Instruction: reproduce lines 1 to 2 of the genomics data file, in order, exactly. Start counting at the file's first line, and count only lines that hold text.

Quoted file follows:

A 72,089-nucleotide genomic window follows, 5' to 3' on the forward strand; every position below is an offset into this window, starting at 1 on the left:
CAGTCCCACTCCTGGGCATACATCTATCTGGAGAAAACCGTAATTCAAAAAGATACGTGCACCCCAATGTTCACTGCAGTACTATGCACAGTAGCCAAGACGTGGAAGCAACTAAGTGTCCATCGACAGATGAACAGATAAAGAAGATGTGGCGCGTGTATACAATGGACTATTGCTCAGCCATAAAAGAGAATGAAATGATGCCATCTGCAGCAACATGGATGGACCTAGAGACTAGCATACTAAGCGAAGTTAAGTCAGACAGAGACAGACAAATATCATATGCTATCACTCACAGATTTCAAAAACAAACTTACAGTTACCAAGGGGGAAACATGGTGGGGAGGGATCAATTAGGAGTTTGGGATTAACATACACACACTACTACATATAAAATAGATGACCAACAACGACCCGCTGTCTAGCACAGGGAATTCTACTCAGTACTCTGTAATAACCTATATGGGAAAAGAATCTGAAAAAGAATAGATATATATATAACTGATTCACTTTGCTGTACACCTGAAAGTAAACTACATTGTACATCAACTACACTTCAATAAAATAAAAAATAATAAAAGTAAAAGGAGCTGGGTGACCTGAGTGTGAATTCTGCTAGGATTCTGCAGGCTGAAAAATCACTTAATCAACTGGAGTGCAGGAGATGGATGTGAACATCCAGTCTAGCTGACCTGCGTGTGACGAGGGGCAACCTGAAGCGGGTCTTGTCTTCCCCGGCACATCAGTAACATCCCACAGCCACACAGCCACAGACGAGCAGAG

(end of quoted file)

A 72,089-nucleotide genomic window follows, 5' to 3' on the forward strand; every position below is an offset into this window, starting at 1 on the left:
CAGTCCCACTCCTGGGCATACATCTATCTGGAGAAAACCGTAATTCAAAAAGATACGTGCACCCCAATGTTCACTGCAGTACTATGCACAGTAGCCAAGACGTGGAAGCAACTAAGTGTCCATCGACAGATGAACAGATAAAGAAGATGTGGCGCGTGTATACAATGGACTATTGCTCAGCCATAAAAGAGAATGAAATGATGCCATCTGCAGCAACATGGATGGACCTAGAGACTAGCATACTAAGCGAAGTTAAGTCAGACAGAGACAGACAAATATCATATGCTATCACTCACAGATTTCAAAAACAAACTTACAGTTACCAAGGGGGAAACATGGTGGGGAGGGATCAATTAGGAGTTTGGGATTAACATACACACACTACTACATATAAAATAGATGACCAACAACGACCCGCTGTCTAGCACAGGGAATTCTACTCAGTACTCTGTAATAACCTATATGGGAAAAGAATCTGAAAAAGAATAGATATATATATAACTGATTCACTTTGCTGTACACCTGAAAGTAAACTACATTGTACATCAACTACACTTCAATAAAATAAAAAATAATAAAAGTAAAAGGAGCTGGGTGACCTGAGTGTGAATTCTGCTAGGATTCTGCAGGCTGAAAAATCACTTAATCAACTGGAGTGCAGGAGATGGATGTGAACATCCAGTCTAGCTGACCTGCGTGTGACGAGGGGCAACCTGAAGCGGGTCTTGTCTTCCCCGGCACATCAGTAACATCCCACAGCCACACAGCCACAGACGAGCAGAG